Have you wondered how to go about talking about puberty with daughter? This is a conversation that can strike fear in the heart of even the most laid back parents! Aileen Rogers of Ready Girls shares her Top Ten Tips for discussing puberty with your daughter.
Since starting Ready Girls, I have suddenly become “The Period Lady”. Women of all ages from 70 to 17 are telling me their stories of how they found out about puberty, and their first period experiences. Some stories have been hilarious and some have been quiet sad. Suffice to say however that there is an underlying theme and that is, we want to improve our own daughter’s experience of both the education process and the first period experience.
Also as a parent we have to realise that this is a difficult stage for us as well as our daughters. It is very emotional for us all. We have to accept that our little girls are growing up.
This sometimes can be the difficulty parents have when broaching this topic. We don’t see our daughters as old enough to be having “The Talk”. So try and look at the confident young adult that is emerging and view it as any other conversation you would have with her.
#1. Don’t have one big talk
Val Mullally, a highly respected parenting coach, advises to “Drip Feed” the information. Don’t leave it to one big talk. This makes a mountain out of it, and can build it up in your head and make you more nervous about it.
#2. Answer her questions
Your daughter will start to ask questions when she is ready to learn. Answer with confidence and be relaxed – if you are nervous, your daughter will feel that it is not ok to discuss this type of subject with you.
One child might take the information in their stride, while another might keel over laughing, as was my experience. It took me about 20 minutes to stop her laughing after I explained the birds and the bees.(A story I am saving for her wedding day).
#4. Concise answers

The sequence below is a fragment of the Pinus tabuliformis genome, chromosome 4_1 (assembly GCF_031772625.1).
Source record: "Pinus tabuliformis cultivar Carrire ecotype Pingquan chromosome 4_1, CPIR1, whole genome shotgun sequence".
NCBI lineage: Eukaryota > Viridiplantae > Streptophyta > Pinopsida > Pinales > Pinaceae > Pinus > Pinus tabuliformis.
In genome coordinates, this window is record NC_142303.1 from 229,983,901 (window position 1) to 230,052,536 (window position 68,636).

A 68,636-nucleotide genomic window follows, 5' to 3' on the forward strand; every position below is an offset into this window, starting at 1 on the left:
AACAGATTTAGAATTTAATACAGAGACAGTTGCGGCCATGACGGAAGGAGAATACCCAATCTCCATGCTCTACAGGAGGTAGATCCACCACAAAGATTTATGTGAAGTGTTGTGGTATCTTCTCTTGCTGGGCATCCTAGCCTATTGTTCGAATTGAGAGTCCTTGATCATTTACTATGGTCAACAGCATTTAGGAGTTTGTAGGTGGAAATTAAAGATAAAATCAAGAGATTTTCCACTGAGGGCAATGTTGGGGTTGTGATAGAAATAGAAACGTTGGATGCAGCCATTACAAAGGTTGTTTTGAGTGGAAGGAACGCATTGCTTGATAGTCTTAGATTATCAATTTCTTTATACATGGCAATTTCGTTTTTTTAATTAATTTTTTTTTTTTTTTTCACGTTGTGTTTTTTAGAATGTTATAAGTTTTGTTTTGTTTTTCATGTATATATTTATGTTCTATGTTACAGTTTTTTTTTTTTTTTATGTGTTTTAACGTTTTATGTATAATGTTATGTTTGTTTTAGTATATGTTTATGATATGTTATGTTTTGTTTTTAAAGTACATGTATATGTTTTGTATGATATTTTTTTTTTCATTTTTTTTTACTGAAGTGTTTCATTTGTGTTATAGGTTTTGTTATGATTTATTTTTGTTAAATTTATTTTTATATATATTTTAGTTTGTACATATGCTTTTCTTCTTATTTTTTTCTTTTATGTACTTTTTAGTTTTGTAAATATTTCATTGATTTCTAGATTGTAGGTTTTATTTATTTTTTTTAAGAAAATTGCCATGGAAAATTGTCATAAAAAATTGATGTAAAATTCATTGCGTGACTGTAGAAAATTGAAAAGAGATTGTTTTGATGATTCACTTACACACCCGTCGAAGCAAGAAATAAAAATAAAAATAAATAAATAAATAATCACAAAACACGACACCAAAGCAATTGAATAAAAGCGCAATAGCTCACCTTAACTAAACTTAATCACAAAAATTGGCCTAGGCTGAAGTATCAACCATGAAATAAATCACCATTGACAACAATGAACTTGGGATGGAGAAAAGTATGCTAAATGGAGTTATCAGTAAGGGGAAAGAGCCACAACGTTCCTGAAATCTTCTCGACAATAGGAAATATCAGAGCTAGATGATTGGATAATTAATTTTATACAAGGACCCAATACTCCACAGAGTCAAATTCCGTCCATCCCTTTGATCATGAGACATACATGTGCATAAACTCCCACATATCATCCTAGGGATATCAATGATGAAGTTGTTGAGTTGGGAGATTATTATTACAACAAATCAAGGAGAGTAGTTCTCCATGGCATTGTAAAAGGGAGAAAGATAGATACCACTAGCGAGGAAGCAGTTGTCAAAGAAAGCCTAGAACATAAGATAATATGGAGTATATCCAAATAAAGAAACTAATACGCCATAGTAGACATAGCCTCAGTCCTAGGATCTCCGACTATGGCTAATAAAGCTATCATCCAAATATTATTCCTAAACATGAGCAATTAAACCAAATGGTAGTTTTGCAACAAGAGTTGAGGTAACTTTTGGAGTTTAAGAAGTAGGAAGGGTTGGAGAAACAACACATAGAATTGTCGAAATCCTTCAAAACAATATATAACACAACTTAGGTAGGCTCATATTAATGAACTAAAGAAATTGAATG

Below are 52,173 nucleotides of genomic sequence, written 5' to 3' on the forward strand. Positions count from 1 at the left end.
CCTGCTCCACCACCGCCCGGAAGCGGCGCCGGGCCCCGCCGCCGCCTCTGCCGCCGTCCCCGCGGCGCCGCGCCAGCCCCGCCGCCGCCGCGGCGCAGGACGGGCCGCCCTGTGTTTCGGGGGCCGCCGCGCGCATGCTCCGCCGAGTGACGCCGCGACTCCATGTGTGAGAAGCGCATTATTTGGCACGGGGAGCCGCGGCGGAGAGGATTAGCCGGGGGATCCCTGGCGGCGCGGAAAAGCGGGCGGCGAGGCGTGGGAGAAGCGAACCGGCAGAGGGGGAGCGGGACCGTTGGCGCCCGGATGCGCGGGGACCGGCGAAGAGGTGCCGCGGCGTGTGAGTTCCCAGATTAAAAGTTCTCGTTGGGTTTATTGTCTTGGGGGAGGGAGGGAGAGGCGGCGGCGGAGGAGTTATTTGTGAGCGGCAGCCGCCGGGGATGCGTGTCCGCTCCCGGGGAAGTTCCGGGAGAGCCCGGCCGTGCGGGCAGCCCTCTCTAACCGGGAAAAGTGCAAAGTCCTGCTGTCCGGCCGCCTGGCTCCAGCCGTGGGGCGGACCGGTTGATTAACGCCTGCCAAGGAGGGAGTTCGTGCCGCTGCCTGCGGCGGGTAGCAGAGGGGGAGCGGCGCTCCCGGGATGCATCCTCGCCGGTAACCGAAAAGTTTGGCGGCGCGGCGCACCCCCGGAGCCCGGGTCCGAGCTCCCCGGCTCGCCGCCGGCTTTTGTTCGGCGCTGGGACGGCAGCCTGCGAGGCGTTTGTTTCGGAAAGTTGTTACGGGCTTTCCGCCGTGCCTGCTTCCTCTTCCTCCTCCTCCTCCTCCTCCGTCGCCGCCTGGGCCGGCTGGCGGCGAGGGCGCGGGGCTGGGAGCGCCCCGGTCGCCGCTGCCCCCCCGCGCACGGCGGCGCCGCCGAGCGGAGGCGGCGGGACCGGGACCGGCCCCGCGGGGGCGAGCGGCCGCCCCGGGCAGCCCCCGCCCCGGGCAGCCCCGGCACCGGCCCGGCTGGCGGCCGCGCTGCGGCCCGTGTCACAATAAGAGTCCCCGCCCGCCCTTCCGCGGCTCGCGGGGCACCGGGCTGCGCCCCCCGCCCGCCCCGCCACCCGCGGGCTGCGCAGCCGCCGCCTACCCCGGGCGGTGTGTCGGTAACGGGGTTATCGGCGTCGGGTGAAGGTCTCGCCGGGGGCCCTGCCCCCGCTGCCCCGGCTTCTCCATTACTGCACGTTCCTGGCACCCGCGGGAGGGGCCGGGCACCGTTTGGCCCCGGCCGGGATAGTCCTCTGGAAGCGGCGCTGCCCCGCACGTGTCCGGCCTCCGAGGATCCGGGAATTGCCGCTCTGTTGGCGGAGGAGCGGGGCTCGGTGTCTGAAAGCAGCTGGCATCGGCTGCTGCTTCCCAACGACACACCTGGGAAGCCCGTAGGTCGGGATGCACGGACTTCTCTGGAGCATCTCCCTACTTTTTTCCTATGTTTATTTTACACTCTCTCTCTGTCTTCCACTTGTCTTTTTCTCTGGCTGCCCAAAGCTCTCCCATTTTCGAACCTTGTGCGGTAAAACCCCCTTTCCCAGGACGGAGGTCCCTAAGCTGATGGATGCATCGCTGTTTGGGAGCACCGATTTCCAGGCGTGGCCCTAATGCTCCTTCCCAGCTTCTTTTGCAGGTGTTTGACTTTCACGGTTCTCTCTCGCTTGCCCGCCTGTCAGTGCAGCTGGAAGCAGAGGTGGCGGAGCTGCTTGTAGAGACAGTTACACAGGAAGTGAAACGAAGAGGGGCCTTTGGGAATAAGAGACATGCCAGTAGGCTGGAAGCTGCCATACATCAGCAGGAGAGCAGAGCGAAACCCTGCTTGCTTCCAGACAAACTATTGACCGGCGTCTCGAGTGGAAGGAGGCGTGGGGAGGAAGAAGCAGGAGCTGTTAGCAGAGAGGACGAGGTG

As she asks questions, answer them with concise answers. Use the correct language and words. Words can have different meanings and interpretations for an 11 year old!. (Again, I learnt this when I used the words “sensitive” and “excited” in relation to the birds and the bee’s story!)
#5. Don’t underestimate her knowledge
Don’t underestimate the level of knowledge she already has on the subject. And, don’t overestimate the amount of information she wants to receive.
#6. Periods can start young
Girls as young as 8 and 9 are getting their first periods. So keep an eye out for the signs. There are lots of them and we cover them all on our website.
#7. Make sure she is prepared
Make sure she has a Ready Girls period pack in her school bag so that if she gets her period in school she at least has everything she needs to get home to you.
#8. Don’t leave chats till secondary school
You should certainly have had these chats with your daughter before she starts secondary school.
#9. Dad’s role
And Dad, well you can’t be mam but what you can be is understanding and supportive. Be there for her, it is vital that girls at this age have a strong male role model to look up to and you are it!
#10. Stay at Home Dad
If you are a stay at home dad, a separated dad etc., you may be with your daughter when she gets her first period. So be prepared. Have Ready Girls in the bathroom for her. Read a period book or two so that you have the lingo and a basic understanding to talk to her.
Lots more advice can be found on Ready Girls website.
<span”>Do you have any tips for parents of daughters about discussing puberty? Share them with us in the comments below.